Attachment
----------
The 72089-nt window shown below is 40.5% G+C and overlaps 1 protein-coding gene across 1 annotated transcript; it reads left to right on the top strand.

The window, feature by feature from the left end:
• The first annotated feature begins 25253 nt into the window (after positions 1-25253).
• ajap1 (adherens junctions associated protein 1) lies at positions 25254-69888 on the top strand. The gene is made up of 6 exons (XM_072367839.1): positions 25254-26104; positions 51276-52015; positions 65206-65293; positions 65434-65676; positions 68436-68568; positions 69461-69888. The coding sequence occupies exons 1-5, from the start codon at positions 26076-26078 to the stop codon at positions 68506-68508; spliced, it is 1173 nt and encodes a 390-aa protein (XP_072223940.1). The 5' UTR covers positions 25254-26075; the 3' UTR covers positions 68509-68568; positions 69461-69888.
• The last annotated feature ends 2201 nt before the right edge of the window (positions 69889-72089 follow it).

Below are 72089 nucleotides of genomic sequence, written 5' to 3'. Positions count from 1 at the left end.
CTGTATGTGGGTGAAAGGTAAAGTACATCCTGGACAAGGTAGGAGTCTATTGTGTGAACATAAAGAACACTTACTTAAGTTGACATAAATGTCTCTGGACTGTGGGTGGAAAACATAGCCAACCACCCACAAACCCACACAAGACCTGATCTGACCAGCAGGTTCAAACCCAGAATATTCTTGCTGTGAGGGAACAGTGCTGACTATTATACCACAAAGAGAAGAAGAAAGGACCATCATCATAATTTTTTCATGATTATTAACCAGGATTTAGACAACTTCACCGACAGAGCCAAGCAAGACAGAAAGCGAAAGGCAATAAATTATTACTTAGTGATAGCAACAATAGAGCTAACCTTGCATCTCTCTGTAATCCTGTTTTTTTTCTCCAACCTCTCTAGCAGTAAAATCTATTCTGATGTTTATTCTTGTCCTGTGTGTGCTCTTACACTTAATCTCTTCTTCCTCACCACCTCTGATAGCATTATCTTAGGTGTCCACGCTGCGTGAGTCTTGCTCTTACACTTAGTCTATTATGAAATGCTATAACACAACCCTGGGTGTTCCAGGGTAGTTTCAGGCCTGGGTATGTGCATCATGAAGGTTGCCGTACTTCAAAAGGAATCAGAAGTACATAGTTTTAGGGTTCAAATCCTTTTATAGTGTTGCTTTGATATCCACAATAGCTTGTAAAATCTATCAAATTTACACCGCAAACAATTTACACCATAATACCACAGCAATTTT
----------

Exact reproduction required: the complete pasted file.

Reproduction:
The 72089-nt window shown below is 40.5% G+C and overlaps 1 protein-coding gene across 1 annotated transcript; it reads left to right on the top strand.

The window, feature by feature from the left end:
• The first annotated feature begins 25253 nt into the window (after positions 1-25253).
• ajap1 (adherens junctions associated protein 1) lies at positions 25254-69888 on the top strand. The gene is made up of 6 exons (XM_072367839.1): positions 25254-26104; positions 51276-52015; positions 65206-65293; positions 65434-65676; positions 68436-68568; positions 69461-69888. The coding sequence occupies exons 1-5, from the start codon at positions 26076-26078 to the stop codon at positions 68506-68508; spliced, it is 1173 nt and encodes a 390-aa protein (XP_072223940.1). The 5' UTR covers positions 25254-26075; the 3' UTR covers positions 68509-68568; positions 69461-69888.
• The last annotated feature ends 2201 nt before the right edge of the window (positions 69889-72089 follow it).

Below are 72089 nucleotides of genomic sequence, written 5' to 3'. Positions count from 1 at the left end.
CTGTATGTGGGTGAAAGGTAAAGTACATCCTGGACAAGGTAGGAGTCTATTGTGTGAACATAAAGAACACTTACTTAAGTTGACATAAATGTCTCTGGACTGTGGGTGGAAAACATAGCCAACCACCCACAAACCCACACAAGACCTGATCTGACCAGCAGGTTCAAACCCAGAATATTCTTGCTGTGAGGGAACAGTGCTGACTATTATACCACAAAGAGAAGAAGAAAGGACCATCATCATAATTTTTTCATGATTATTAACCAGGATTTAGACAACTTCACCGACAGAGCCAAGCAAGACAGAAAGCGAAAGGCAATAAATTATTACTTAGTGATAGCAACAATAGAGCTAACCTTGCATCTCTCTGTAATCCTGTTTTTTTTCTCCAACCTCTCTAGCAGTAAAATCTATTCTGATGTTTATTCTTGTCCTGTGTGTGCTCTTACACTTAATCTCTTCTTCCTCACCACCTCTGATAGCATTATCTTAGGTGTCCACGCTGCGTGAGTCTTGCTCTTACACTTAGTCTATTATGAAATGCTATAACACAACCCTGGGTGTTCCAGGGTAGTTTCAGGCCTGGGTATGTGCATCATGAAGGTTGCCGTACTTCAAAAGGAATCAGAAGTACATAGTTTTAGGGTTCAAATCCTTTTATAGTGTTGCTTTGATATCCACAATAGCTTGTAAAATCTATCAAATTTACACCGCAAACAATTTACACCATAATACCACAGCAATTTT